INDIANAPOLIS — Oral arguments for a lawsuit filed by a Logansport citizen against city officials took place at the Indiana Supreme Court Thursday.
The suit was first filed in Cass County Superior Court II in March by Julie Kitchell against Logansport Mayor Ted Franklin and City Council. It claims legislation authorizing the city to negotiate with power plant developer Pyrolyzer LLC is invalid because it was adopted out of order in a sequence defined by state statutes.
The suit alleges an ordinance authorizing the city to engage in the public-private agreement process with Pyrolyzer is invalid because it was adopted after issuing a request for proposals regarding the project.
In the suit, Brugh cites the Indiana Code's Home Rule Act, part of which states, “If there is a constitutional or statutory provision requiring a specific manner for exercising a power, a unit wanting to exercise the power must do so in that manner.” He applies this law to the public-private agreement provision, concluding that the city had to first adopt the provision before issuing the request for proposals.
Justice Steven David queried Brugh on this matter.
"Do you agree the cart before the horse issue would be much stronger had the city actually entered into a definitive contract rather than something less than that?" he asked.
The city adopted the ordinance after the request for proposals was issued and after Pyrolyzer was chosen, but negotiations with the company are expected to continue through October.
Brugh said because the city is now dealing exclusively with Pyrolyzer to establish a public-private agreement, Kitchell "thinks that she is riding on the horse and the cart is behind her."
Mark Crandley is representing Franklin in the case and John Molitor is representing the council.
They argue against Brugh's application of the Home Rule Act to the state's public-private agreements statute, saying the law in this regard only applies to large municipalities and that it is optional for cities like Logansport.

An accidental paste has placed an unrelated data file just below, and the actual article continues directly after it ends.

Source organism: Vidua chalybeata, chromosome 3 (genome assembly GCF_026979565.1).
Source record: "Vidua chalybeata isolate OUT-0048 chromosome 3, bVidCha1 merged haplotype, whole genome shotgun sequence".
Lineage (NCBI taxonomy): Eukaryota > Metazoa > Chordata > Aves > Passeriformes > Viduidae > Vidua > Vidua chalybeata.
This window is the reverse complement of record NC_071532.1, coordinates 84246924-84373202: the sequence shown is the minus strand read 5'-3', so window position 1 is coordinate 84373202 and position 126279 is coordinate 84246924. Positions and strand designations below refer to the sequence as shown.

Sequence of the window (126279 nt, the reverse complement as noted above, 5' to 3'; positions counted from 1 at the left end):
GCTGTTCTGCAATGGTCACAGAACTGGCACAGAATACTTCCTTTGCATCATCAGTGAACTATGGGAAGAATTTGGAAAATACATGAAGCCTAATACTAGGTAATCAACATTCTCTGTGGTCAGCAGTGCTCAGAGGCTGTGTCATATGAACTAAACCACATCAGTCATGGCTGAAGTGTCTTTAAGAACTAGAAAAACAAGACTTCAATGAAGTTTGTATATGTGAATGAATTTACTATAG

Crandley told the justices that Kitchell's "entire claim is built on a legal assumption."
One of the elements of Crandley's and Molitor's filings that led to the case's dismissal at the county level was their citation of a state statute that allows for the ratification of previous actions. They argue even if the ordinance was adopted out of order, this ratification statute would allow it to maintain its validity.
Justice Loretta Rush brought this up during the proceedings as well.
Brugh argued, as he has in previous motions, that there is only precedent for this ratification statute in instances involving contracts, not ordinances.
Justices asked attorneys for both sides if there would be any financial consequences regarding the project should Kitchell win.
Brugh said there hasn't been any evidence of financing for the project yet. Molitor said the financing is there, but the details have not been made public.
"A wise man once said, 'When possible, use someone else's money,'" Molitor told the justices. "That's what we have here — private financing."
David asked Brugh what he thought would ultimately happen should Kitchell win the case. Justice Robert Rucker asked what would be accomplished.
"They would have to do it again the right way," Brugh said, going on to say what would be accomplished is that "the law has been obeyed."
Crandley said the consequences would be far more substantial.
"Mr. Brugh's point is that it has no effect," he said. "It has a huge effect on my client."
Crandley went on to predict the possibility of the project losing financing if the bidding process was to start all over again.
"All of these losing bidders know what the winning bid was," he said. "Now we have an unfair process."
Mitchell Kirk is a staff reporter at the Pharos-Tribune. He can be reached at 574-732-5130 or email@example.com.